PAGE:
4. Heat the oven to 425 degrees. Put in a large cookie sheet to heat.

5. Once the turkey is cooked, put it into a casserole dish. Mash the potatoes with the butter and cream, then top the turkey mixture with the mashed potatoes, making sure to spread the potatoes evenly, all the way to the edges of the casserole dish. Grate cheddar cheese on top. Carefully place the casserole dish on the large cookie sheet in the oven. Bake until the cheese starts bubbling, maybe even allowing it to brown a bit.

6. Be very careful when removing from the oven and bringing to the table. The dish will be hot and the pie will retain its heat for a long time.

Monday, March 19, 2012


Sausage is a food preservation technique, because sausages are cured, dried or smoked, which extends the shelf-life of the meat.

I like bratwurst, bockwurst, British bangers, and Irish bangers. Bratwurst and bockwurst are German sausages."Brat" means "finely chopped meat," and "wurst" means "sausage." Bockwurst were invented in 1889 by a restaurant owner and are very popular. "Bock" means "buck" in German, but the sausage aren't made from venison. Instead, they are often eaten with bock beer (but not by me).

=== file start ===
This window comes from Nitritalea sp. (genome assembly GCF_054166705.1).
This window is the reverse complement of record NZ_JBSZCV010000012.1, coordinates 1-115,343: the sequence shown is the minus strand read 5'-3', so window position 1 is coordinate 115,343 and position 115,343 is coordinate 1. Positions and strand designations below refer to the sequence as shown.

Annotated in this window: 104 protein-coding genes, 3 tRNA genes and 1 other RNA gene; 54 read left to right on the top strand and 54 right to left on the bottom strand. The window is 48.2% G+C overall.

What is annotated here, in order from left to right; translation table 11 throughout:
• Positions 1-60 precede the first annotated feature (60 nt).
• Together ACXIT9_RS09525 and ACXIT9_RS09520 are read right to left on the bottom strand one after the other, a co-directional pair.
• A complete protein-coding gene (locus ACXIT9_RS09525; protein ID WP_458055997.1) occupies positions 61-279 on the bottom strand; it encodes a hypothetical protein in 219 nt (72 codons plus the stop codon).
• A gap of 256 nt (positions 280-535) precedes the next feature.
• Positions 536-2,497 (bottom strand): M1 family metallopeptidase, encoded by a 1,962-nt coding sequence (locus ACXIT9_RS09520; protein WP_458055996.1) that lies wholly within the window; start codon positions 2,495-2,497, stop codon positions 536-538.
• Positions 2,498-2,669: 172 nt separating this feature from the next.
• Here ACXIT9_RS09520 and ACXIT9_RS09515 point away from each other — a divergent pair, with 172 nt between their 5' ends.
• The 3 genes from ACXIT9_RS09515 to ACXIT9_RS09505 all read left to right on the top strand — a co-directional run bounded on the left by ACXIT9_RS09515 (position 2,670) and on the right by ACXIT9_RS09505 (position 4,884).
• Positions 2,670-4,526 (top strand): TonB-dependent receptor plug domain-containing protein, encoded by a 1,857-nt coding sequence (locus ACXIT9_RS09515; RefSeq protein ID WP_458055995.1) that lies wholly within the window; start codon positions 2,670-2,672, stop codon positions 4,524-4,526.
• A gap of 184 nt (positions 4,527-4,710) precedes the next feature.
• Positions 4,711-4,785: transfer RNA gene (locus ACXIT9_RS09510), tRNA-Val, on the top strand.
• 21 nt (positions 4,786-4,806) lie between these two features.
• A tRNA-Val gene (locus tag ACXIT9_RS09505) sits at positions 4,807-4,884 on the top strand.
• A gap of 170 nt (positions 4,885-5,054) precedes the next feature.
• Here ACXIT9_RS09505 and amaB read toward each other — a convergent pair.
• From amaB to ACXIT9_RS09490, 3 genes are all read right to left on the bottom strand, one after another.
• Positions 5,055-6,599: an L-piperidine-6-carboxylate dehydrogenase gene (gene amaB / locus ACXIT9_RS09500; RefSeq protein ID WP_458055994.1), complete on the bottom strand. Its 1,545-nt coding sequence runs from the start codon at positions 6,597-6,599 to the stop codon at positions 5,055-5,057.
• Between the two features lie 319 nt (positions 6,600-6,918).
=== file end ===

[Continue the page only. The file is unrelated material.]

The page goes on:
British sausage are called "bangers," because during World War II they used to contain so much water that they exploded when you cooked them. They don't, anymore. Bangers are part of the famous dish, "Bangers and Mash," which means sausage and mashed potatoes. This is one of my favorite dinners.

You can buy these sausages in the grocery store, usually pre-cooked, but they're not cheap (About $1.50 per sausage, or $6.00 for a pack of four). My mom found Irish bangers at Trader Joe's for St. Patrick's Day. They cost about $5.00 for six sausages, but they weren't pre-cooked. (She says to put them in a pan with a bit of water. Cover. Let cook for about 15 minutes. Remove the cover, then cook, occasionally turning them over, until brown on the outside.)